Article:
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Early memory issues alone shouldn't force contented elder from home

Carol Bursack of Minding Our Elders

Dear Carol: My dad is 81 and lives alone in his small home that he loves. What he can’t do, he hires done. He’s a positive person who is fun to be around, but he’s also proud. While his memory recall has slowed, that seems normal. He writes himself notes to remember to do what needs to be done. Still, I don’t see that he has a huge problem living relatively safely and well. I go with him to his doctor and the doctor seems to think that Dad's doing extremely well. The issue is my brother. He lives 1,000 miles away and only occasionally visits. When he was last here, he saw Dad’s notes and told me that I need to confront him about his memory and get him moved to some kind of care. He says it’s for Dad’s safety. I hate to see Dad’s spirit shattered, and a confrontation like this would do that. I want Dad safe, but I also want him happy. Who is right? -- Jenny

Dear Jenny: I can only go by what you’ve told me in your letter, but considering that his doctor hasn’t suggested a different living arrangement, I’m inclined to agree with you.

As far as confrontation goes, there are few personal circumstances where I think that such an approach is helpful. Confrontation tends to make people defensive when a more gentle approach, taking into consideration the feelings of the other person, can save face. This goes for elders who may be forgetful as much as it does for situations with spouses and friends.

Has your dad mentioned any memory concerns to you? I wouldn’t be surprised if he’s joked a bit about his need for notes and his slowed recall, but I’m wondering if he shows signs of worry or fear. You could ask him if he’s afraid of a health emergency while he’s alone.

Let that conversation lead into asking him if he’d be willing to wear a personal alarm to use in case he needs assistance. Let him know that this is for your peace of mind. You can even use humor to apologize for fussing over him. This concession to vulnerability is generally acceptable to someone like him.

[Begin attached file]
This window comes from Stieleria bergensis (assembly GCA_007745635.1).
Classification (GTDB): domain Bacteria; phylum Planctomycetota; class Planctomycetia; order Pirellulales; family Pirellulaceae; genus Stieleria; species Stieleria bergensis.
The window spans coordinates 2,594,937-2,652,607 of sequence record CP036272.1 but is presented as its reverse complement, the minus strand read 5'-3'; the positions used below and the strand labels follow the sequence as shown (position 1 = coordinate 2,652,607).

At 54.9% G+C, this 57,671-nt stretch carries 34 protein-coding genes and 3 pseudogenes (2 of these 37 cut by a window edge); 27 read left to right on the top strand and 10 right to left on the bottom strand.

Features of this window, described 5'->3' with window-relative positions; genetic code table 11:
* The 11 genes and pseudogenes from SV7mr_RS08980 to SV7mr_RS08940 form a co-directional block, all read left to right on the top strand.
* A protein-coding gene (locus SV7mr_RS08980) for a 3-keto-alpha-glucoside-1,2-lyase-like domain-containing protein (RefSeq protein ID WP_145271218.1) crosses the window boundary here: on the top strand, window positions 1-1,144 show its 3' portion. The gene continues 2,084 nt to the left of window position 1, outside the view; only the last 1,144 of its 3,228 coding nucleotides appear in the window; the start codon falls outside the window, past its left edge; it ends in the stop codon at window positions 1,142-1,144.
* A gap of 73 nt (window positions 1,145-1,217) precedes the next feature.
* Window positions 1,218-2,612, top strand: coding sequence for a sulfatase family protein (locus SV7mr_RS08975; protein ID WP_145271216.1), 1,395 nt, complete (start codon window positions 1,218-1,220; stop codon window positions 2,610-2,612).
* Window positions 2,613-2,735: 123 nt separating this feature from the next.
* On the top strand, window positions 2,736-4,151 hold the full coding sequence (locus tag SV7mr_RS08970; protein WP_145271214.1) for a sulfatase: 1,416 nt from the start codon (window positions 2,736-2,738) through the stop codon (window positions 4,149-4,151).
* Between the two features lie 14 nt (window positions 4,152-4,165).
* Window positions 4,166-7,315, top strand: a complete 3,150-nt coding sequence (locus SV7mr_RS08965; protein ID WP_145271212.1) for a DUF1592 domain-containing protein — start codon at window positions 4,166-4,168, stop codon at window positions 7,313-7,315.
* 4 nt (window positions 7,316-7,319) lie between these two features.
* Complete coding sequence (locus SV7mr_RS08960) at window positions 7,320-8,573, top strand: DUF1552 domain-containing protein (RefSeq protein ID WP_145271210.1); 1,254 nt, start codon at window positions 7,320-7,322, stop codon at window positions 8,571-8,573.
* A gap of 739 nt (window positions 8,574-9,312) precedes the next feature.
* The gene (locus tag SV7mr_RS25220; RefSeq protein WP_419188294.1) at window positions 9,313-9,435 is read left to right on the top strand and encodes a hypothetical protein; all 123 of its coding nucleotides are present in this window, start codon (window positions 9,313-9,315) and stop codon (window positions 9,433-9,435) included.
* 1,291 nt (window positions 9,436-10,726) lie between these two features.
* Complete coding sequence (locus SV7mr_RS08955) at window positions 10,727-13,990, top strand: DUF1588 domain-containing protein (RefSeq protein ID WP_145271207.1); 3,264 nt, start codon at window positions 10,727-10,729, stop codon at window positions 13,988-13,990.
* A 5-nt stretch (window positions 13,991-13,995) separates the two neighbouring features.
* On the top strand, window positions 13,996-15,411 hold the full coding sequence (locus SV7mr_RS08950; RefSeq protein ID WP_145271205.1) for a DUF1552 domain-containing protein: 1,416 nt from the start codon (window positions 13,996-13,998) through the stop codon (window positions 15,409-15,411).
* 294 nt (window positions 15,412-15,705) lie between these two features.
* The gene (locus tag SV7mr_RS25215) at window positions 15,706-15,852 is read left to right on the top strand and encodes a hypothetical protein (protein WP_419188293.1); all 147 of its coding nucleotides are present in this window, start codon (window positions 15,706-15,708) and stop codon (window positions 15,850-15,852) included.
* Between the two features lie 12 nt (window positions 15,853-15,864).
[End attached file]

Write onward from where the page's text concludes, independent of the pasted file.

In a separate conversation, you could ask how he feels about an eventual move to assisted living. These discussions, done in a natural, informal manner, would likely work far better than cornering him and making demands.

My suggestion would be to keep an eye on him, but not be overbearing or disrespectful of his rights.

The fact that your dad will hire someone to do what he can’t do shows me that his judgement is still operational and he isn’t letting pride or stubbornness get in the way of intelligent solutions to problems. My belief is that contentment is more important than absolute safety, and you seem to be striking a good balance. I hope that your brother can respect his Dad’s wishes and trust your instincts.

Carol Bradley Bursack is the author of a support book on caregiving and runs a website supporting caregivers at www.mindingourelders.com. She can be reached at carolbursack@msn.com.

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